Tuesday, September 10, 2019

If you can play, you can play. Cricket is cricket irrespective of Format.

The real need is to lighten the international schedule and to cut out the unnecessary matches. Why five ODIs against Australia next summer for example? (I know the answer, and deplore it). Then we need to abandon the preposterous “The Hundred” and only play formats that the rest of the world plays. But above all we need to recognise that although cricket has three formats the game is essentially the same game in all three. If you can play successfully in one you can do the same in the others. 

The fundamentals of cricket transcend formats. For the bowler the need to decide for each ball where to try and pitch it, with what pace or turn and with what outcome in mind. Wicket or dot ball? Bouncer or full pitch. Yorker or corridor of uncertainty. Knowledge of the batsman is important. As is field placing as is the  state of the game. It doesn’t matter whether it’s a 20 or a 50 Over game or a Test Match the weapons in a bowler’s armoury are identical.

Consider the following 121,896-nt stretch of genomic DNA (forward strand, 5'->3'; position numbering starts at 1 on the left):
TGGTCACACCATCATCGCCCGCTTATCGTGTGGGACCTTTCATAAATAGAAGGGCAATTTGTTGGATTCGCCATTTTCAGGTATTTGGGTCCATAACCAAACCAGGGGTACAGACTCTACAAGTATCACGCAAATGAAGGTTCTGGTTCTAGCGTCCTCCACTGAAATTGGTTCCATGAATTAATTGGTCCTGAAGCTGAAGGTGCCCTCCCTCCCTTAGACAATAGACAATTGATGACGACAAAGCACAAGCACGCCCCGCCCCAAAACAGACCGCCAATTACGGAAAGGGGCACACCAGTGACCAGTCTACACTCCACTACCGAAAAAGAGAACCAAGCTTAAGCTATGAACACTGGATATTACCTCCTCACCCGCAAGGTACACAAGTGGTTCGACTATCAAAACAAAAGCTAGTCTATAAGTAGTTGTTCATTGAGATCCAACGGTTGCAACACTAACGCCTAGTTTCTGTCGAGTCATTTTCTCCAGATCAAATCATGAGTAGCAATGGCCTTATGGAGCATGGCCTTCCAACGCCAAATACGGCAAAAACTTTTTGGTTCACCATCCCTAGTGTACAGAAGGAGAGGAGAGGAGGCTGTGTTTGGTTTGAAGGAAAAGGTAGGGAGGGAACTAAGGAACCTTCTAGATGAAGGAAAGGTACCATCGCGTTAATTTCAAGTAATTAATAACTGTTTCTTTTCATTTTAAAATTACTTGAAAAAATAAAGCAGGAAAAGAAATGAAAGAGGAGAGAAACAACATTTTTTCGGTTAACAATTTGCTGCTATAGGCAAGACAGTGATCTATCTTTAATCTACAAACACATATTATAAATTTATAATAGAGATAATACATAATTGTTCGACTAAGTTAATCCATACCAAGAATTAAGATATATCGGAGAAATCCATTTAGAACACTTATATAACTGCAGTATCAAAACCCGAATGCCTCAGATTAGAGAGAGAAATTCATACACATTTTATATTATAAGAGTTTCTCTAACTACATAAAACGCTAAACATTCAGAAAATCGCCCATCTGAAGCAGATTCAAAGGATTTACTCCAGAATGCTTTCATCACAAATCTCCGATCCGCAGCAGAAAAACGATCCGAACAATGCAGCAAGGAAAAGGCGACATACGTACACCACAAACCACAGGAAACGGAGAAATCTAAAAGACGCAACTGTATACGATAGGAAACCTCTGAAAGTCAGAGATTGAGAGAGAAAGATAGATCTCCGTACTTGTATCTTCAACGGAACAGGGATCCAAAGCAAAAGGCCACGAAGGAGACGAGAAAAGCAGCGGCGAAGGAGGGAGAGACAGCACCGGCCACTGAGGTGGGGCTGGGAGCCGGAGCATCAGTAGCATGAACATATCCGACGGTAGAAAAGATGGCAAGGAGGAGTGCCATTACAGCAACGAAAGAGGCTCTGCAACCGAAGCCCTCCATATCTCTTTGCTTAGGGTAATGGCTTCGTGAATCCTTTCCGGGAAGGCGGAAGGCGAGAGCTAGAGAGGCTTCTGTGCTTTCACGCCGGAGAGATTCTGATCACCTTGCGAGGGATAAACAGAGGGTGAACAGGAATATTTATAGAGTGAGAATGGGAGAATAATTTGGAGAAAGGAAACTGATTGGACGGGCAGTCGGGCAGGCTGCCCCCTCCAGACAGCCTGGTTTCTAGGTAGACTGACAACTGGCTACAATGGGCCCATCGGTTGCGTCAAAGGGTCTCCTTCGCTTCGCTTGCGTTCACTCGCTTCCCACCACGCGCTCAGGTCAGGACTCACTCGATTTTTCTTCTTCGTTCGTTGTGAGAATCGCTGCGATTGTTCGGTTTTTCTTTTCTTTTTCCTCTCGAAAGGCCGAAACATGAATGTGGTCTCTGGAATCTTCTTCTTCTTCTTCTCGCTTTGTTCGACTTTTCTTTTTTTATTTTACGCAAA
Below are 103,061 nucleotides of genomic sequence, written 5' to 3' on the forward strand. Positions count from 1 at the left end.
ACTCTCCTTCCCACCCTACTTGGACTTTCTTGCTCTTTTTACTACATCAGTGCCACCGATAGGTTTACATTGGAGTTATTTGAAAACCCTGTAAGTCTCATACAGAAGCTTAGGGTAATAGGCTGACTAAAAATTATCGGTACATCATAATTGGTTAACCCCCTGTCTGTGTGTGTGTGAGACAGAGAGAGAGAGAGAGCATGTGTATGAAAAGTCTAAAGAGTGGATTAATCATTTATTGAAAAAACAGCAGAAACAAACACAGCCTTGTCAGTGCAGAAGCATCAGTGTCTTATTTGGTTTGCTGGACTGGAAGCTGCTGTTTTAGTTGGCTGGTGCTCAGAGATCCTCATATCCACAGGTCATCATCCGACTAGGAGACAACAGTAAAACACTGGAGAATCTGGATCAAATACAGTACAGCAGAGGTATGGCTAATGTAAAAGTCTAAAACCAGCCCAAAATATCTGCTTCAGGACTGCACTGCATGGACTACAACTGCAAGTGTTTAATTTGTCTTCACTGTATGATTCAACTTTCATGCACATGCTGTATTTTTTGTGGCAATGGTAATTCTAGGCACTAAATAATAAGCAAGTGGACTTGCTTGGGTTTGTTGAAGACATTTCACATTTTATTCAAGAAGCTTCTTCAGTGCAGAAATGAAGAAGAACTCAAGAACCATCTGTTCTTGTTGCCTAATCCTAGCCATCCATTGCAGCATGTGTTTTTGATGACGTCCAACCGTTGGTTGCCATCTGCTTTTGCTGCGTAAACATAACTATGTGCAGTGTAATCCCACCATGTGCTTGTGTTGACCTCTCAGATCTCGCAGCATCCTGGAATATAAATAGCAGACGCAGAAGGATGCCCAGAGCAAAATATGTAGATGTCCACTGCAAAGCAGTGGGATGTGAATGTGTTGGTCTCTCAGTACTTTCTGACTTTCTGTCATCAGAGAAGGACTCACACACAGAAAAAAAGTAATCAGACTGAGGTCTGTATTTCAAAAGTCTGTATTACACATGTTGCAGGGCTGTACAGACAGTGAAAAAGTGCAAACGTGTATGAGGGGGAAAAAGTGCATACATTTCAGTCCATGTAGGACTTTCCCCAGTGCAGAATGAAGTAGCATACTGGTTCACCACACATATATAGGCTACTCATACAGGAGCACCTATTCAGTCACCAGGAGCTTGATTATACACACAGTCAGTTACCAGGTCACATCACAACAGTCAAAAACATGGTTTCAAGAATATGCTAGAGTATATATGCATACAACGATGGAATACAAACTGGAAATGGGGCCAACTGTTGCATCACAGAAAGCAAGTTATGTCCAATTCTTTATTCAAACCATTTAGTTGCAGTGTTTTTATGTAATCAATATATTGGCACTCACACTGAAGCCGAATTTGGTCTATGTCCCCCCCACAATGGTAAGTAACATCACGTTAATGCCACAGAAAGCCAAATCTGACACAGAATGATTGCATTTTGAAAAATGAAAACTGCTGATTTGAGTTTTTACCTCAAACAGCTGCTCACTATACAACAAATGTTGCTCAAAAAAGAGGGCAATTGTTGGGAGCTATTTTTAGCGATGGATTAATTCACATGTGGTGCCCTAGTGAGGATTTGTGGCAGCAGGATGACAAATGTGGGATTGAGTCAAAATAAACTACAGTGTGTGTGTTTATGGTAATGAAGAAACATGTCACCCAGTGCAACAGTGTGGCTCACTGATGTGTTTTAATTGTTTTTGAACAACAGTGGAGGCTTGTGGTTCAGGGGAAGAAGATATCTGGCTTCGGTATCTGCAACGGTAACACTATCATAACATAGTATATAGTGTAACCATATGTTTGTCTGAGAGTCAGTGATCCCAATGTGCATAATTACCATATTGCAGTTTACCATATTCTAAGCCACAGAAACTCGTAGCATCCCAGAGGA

And so it is with batting. The batsman has to decide what to do for each ball within the actual merits of the ball. Attack or defend. Tickle a single or block or smash a boundary. Leave the ball or hit it. Play forward or back. Come down the wicket or stay in the crease. Play to the onside or offside. Loft it or play along the ground. The same choices apply every time whether it’s limited overs or a five Day Test. The decision the batsman makes will vary with the state of the game or the format. But the options are the same.

Once we acknowledge that irrespective of the format the cricketing skills required are the same we can start to get organisation, coaching and selection right. At the top level there are no Test or Limited Overs specialists. Only good cricketers and less good cricketers. Jimmy Anderson was a fine  ODI bowler, Andrew Strauss a very good ODI batsman. Look at the records of the top Test Match players in modern times. They are all top Limited Overs players as well. The skills required of one format are the same in all three.

So a coach needs to be able to help develop cricketing skills and help the players  decide how to apply them. Jason Roy has all the skills - he defended resolutely at times during the World Cup. He’s emphatically not a “White Ball specialist” - he’s a multi-talented batsman. Fine tune his decision making a tad and he will  be  a good Test cricketer. Stop telling him he can’t play Test cricket and show him what minor adjustments he needs to make to become one.

So in short one England squad for all formats, one coach, one captain. But Declutter the schedule and cut out the meaningless matches.